On February 18, 2016, a Cook County trial court denied Defendant Union Carbide Corporation’s Motion for Summary Judgment in Contreras v. Georgia Pacific et al. (No 13 L 6487).
The court held that there was a genuine issue of material fact as to when the Statute of Limitations began to run and refused to grant the motion.
Plaintiff Anthony Contreras was diagnosed with stage four lung cancer on November 10, 2007. On March 24, 2010, Contreras filed a personal injury action. The original action was voluntarily dismissed on June 20, 2011 and re-filed in Madison County on April 24, 2012. On April 4, 2013, the case was transferred to Cook County.
As part of written discovery, Plaintiff answered Defendants’ Joint First Set of Interrogatories. In response to Defendants’ question “[s]tate when and how you first became aware of any possible connection between your alleged exposure to asbestos or other materials and your physical condition[,]” Plaintiff stated “Plaintiff became aware shortly after being diagnosed with lung cancer on 11/10/2007.”
In Plaintiff’s discovery deposition, Plaintiff stated that he researched lung cancer on the internet sometime after his diagnosis, and that his search resulted in a list of potential causes, including asbestos. Plaintiff also stated he did not know at that time that asbestos was the cause of his injury and that his doctors did not tell him the cause, even when he asked.
Illinois follows the discovery rule in asbestos cases for statute of limitations purposes. According to the discovery rule, “a cause of action accrues when a person knows or should know, through reasonable investigation, of the injury and its wrongful causation.” Healy v. Owens-Illinois, Inc., 359 Ill. App. 3d 186, 191 (1st Dist. 2005). The standard is not actual knowledge; the plaintiff must merely possess sufficient knowledge of the injury and its cause “that would place a reasonable person on notice to ascertain its source and whether legally actionable conduct was involved.” Healy, at 194.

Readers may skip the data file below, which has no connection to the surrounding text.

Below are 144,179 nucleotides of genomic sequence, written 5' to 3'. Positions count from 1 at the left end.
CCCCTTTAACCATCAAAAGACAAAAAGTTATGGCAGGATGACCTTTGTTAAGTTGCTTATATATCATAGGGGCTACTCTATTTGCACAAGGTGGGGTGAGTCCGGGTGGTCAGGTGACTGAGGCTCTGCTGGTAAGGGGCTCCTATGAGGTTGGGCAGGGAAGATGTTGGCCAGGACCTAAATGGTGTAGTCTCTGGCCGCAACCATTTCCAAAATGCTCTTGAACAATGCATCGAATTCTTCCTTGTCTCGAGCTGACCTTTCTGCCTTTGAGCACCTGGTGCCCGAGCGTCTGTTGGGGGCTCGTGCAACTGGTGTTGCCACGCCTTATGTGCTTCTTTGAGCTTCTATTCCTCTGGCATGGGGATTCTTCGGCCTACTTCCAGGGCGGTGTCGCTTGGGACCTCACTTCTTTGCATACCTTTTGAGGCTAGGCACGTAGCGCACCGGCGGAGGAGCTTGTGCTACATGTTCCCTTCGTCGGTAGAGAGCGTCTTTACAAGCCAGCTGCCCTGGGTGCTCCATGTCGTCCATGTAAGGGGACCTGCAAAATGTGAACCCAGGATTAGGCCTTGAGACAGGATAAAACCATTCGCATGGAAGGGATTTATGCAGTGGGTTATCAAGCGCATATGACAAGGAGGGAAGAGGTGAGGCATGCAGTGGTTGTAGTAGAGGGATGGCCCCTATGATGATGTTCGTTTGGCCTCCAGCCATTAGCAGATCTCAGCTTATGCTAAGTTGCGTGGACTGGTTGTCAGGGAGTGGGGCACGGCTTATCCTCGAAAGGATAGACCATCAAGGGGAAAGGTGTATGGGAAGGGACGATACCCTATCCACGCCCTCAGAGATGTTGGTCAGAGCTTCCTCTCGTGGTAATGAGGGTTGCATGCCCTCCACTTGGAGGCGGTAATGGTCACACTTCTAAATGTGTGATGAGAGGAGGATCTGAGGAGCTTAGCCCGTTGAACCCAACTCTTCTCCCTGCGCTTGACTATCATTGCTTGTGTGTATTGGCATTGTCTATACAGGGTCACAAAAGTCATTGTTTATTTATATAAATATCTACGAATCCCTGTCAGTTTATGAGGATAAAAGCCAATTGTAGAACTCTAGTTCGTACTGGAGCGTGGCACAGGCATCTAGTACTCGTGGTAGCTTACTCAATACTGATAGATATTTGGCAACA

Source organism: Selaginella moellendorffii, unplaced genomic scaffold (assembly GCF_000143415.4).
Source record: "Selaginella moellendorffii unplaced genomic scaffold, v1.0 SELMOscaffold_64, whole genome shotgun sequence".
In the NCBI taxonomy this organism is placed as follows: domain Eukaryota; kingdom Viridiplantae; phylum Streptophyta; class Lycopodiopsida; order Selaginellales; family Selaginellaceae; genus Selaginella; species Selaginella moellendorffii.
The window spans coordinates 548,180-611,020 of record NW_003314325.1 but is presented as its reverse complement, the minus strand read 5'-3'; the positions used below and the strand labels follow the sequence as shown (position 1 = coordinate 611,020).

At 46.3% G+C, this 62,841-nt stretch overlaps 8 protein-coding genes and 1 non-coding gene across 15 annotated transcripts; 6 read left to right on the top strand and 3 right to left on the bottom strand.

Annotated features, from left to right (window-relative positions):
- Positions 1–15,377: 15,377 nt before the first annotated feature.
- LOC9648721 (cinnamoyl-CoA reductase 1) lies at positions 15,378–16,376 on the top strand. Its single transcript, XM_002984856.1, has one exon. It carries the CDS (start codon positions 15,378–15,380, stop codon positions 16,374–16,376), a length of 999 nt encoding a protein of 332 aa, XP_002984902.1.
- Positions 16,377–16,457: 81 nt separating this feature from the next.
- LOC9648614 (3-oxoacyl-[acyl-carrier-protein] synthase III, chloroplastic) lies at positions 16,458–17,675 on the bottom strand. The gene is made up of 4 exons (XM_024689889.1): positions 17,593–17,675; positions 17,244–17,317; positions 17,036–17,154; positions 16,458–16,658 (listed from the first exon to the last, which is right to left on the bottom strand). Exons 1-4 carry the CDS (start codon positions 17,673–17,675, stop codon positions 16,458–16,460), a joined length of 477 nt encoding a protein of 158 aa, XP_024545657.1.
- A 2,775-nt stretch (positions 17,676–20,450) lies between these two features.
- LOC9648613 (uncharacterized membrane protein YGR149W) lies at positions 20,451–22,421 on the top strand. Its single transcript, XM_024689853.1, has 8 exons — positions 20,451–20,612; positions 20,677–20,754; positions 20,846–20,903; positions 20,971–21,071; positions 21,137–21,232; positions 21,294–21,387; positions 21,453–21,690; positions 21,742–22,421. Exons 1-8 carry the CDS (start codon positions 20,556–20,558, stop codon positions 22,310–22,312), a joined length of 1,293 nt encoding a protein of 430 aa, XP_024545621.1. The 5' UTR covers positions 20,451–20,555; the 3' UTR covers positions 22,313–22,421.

Therefore, the lynchpin of both Plaintiff’s and Defendant’s argument was when Plaintiff knew, or when he should have known, that asbestos could have caused his lung cancer. And the key inquiry thus became whether Plaintiff’s internet search, which occurred “shortly” after his diagnosis, was sufficient to trigger the statute of limitations.
Defendant argued that the internet search gave Plaintiff sufficient knowledge that his disease was potentially wrongfully caused and, as such, the statute of limitations began to run at that time. The internet search listed asbestos as a potential cause of Plaintiff’s disease and thus put him on notice. Because the law does not require actual or perfect knowledge, merely sufficient knowledge as to cause a reasonable person to inquire further, it does not matter that Plaintiff did not actually know that asbestos caused his disease when he asked his doctor. Defendant relied heavily on Healy v. Owen-Illinois, Inc., in which the court found that the plaintiff should have known that his injury may be wrongfully caused and ruled that the statute of limitations had expired.
On the other hand, Plaintiff argued that a general internet search could not impose such an obligation on a plaintiff. Asbestos was one of several potential causes listed, and Plaintiff did not and could not know that asbestos was the cause of his lung cancer. Plaintiff further argued that he repeatedly asked his doctors the cause of his cancer and did not get an answer. Plaintiff argued that Healy was distinguishable in this case, as the Healy plaintiff had a family history of diseases caused by asbestos.
Ultimately, the Court accepted Plaintiff’s arguments and denied Union Carbide’s motion for summary judgment. The Court found that there was a “significant dispute” as to when Plaintiff discovered his injury was wrongfully caused. It noted that asbestos was “just one of the possible causes listed” in the internet search. Additionally, the Court reasoned that Plaintiff repeatedly asked his doctors the cause of his cancer and did not get an answer. The Court rejected Defendant’s reliance on Healy, finding the case distinguishable because of the plaintiff’s family history. The Court concluded, “[i]t is unknown as to when Plaintiff knew of his injury and the statute commenced” and as such, a genuine issue of material fact existed such that summary judgment was not proper.
Union Carbide has filed a motion to reconsider the order denying summary judgment, and oral argument on the motion is currently scheduled to be heard on Tuesday, May 3, 2016.